Tuesday, November 16, 2010

Guest Star Day: retirement and fish.

Hello, all. I took an unexpected break due to a week that was beyond crummy, but I'm ready to dig in again. The following was originally published in May of 2006, and was (if I remember correctly) the first time someone called ME to ask if I'd interview them. Good for the ego, that.

The front yard is a modest display of the tree-and-grass sort. A few steps along the side of the house lead to a breathtaking sight. The focal point is a multilevel pond, from there the eye travels to plantings of hosta, dianthus, columbine, and more.

When Charles and Sue Gillette had their home built in 1969, they started from scratch. “Our first project was moving dirt!” said Charles with a laugh. “We started while the house was still being built, sodding the front and planting the back.” The sod was eventually replaced by fescue. “Sue became the mowing expert. She even gave a speech on the subject during a class at Neosho County (a local community college).” Sue is also partial to her irises, having brought a number of them from the old house to the new yard. “We lost some to disease,” she recalls, “Probably because the new varieties aren’t as hardy.”

The largest project has been the pond, which has seen some changes over the years. It got started “quite by accident” says Charles. “Noting the irrigation system, our landscaper suggested a pond. We talked, and we lost. Or won, I’m not sure which!” Expansion came after an ice storm felled an enormous Bradford Pear. The tree crashed into the pond, damaging the liner, which had to be replaced. The current pond incarnation sports a bridge, designed and built by Charles, and gets an annual professional cleaning. Sue adds, “The pond gets changed with every cleaning. We’ve added a cave for the fish and shelves for the plants. The fish love the cave. When it’s cold, they’re all in there together.”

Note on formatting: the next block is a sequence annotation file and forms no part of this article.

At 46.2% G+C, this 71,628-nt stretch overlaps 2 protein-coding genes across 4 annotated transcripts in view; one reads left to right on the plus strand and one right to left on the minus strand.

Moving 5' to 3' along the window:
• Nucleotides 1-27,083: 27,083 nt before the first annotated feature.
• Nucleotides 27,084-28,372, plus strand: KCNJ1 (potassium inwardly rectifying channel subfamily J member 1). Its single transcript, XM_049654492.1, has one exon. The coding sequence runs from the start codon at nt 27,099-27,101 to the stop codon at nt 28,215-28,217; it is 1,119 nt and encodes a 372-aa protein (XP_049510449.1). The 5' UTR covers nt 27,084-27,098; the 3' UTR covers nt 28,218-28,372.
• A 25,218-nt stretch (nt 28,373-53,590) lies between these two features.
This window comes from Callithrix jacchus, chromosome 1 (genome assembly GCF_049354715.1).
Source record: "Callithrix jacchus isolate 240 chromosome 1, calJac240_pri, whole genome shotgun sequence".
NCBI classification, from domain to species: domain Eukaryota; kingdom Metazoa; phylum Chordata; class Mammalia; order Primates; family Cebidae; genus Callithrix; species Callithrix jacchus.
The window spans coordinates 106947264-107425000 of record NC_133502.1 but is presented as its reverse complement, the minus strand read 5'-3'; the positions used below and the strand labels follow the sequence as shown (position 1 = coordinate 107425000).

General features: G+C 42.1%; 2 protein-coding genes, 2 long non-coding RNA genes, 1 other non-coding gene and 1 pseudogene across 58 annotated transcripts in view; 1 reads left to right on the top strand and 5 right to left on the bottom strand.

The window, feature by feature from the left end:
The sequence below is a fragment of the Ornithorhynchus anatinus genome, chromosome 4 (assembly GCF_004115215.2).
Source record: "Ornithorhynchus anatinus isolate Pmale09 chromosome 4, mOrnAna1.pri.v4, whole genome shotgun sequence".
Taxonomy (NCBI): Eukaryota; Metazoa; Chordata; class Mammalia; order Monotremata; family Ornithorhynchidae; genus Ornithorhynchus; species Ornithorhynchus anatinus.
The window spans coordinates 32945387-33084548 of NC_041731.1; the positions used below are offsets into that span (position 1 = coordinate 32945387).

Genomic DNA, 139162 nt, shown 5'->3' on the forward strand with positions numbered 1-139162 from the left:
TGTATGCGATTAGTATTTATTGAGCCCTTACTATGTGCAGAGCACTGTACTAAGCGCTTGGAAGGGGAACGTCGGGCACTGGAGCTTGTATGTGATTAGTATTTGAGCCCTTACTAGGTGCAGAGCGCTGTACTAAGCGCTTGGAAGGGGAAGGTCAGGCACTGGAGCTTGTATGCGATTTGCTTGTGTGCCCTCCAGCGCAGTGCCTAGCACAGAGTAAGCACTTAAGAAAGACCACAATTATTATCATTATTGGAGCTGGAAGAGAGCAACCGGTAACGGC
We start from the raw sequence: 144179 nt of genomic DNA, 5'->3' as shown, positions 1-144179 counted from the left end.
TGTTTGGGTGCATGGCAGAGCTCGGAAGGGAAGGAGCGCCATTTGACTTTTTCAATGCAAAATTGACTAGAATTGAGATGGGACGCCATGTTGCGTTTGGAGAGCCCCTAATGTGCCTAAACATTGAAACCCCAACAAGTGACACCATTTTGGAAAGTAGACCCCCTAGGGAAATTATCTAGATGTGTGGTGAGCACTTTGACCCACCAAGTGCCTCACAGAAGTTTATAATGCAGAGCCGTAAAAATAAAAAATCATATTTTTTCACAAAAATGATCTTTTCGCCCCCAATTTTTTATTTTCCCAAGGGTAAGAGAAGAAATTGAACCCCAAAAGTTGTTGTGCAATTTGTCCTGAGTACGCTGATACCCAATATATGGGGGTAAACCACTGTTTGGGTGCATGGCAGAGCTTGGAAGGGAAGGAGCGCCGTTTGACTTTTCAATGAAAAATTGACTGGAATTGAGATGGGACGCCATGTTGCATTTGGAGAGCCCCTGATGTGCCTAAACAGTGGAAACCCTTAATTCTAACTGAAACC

After the pond came the deck. Where once stood a simple patio and cover now stands what almost counts as a spare room. The roof provides shade and shelter, but there are no walls to obstruct the view. Goldfinches, purple martins, sapsuckers and bluebirds are just a few of the birds that literally flock to the feeders in this yard. There are birdhouses, wind chimes, perennials and annuals. “My favorite part is sitting out here,” says Sue, “watching the fish, the birds.” Charles agrees. “Even in the rain, it’s fun.”

Mr. and Mrs. Gillette have some advice for aspiring gardeners. From Sue: “You have to be willing to work at it. It can’t be something you just put out and ignore.” Charles expands on this. “Make a decision regarding what you want your yard to be before you start. There are lots of books available to give you advice.” He adds with a smile, “And put up martin houses! Feed your yard and feed your birds.”


  1. Sounds absolutely beautiful and so-o-o peaceful. But I did note the advice from Mrs. Gillette: “You have to be willing to work at it. It can’t be something you just put out and ignore.”

  2. The one "drawback" to real life -- very few things are of the set it and forget it type. Ah, well. What we work for is often most worthwhile. :)


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